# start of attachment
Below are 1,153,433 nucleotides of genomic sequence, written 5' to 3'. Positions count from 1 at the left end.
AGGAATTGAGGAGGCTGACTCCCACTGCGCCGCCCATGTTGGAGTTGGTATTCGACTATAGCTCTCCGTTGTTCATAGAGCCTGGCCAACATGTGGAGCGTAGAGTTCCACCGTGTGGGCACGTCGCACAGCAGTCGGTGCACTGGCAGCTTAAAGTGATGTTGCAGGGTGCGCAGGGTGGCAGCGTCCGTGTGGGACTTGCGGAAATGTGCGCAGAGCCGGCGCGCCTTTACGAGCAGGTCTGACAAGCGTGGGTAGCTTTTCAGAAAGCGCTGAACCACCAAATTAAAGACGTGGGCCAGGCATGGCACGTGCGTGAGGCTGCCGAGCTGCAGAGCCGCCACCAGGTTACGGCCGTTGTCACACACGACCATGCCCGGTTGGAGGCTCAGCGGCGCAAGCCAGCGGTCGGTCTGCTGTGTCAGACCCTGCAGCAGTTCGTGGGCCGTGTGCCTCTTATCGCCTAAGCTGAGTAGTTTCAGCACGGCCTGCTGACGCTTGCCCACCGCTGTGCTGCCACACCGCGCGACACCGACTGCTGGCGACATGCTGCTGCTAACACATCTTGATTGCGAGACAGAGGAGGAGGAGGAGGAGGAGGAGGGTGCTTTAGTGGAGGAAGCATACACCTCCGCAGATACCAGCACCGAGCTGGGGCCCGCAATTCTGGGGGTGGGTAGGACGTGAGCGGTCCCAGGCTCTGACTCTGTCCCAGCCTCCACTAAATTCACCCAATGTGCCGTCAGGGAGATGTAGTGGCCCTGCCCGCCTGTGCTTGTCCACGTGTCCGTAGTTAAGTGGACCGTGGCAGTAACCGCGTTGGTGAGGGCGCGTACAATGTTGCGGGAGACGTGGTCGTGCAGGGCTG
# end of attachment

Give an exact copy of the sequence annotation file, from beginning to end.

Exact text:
Below are 1,153,433 nucleotides of genomic sequence, written 5' to 3'. Positions count from 1 at the left end.
AGGAATTGAGGAGGCTGACTCCCACTGCGCCGCCCATGTTGGAGTTGGTATTCGACTATAGCTCTCCGTTGTTCATAGAGCCTGGCCAACATGTGGAGCGTAGAGTTCCACCGTGTGGGCACGTCGCACAGCAGTCGGTGCACTGGCAGCTTAAAGTGATGTTGCAGGGTGCGCAGGGTGGCAGCGTCCGTGTGGGACTTGCGGAAATGTGCGCAGAGCCGGCGCGCCTTTACGAGCAGGTCTGACAAGCGTGGGTAGCTTTTCAGAAAGCGCTGAACCACCAAATTAAAGACGTGGGCCAGGCATGGCACGTGCGTGAGGCTGCCGAGCTGCAGAGCCGCCACCAGGTTACGGCCGTTGTCACACACGACCATGCCCGGTTGGAGGCTCAGCGGCGCAAGCCAGCGGTCGGTCTGCTGTGTCAGACCCTGCAGCAGTTCGTGGGCCGTGTGCCTCTTATCGCCTAAGCTGAGTAGTTTCAGCACGGCCTGCTGACGCTTGCCCACCGCTGTGCTGCCACACCGCGCGACACCGACTGCTGGCGACATGCTGCTGCTAACACATCTTGATTGCGAGACAGAGGAGGAGGAGGAGGAGGAGGAGGGTGCTTTAGTGGAGGAAGCATACACCTCCGCAGATACCAGCACCGAGCTGGGGCCCGCAATTCTGGGGGTGGGTAGGACGTGAGCGGTCCCAGGCTCTGACTCTGTCCCAGCCTCCACTAAATTCACCCAATGTGCCGTCAGGGAGATGTAGTGGCCCTGCCCGCCTGTGCTTGTCCACGTGTCCGTAGTTAAGTGGACCGTGGCAGTAACCGCGTTGGTGAGGGCGCGTACAATGTTGCGGGAGACGTGGTCGTGCAGGGCTG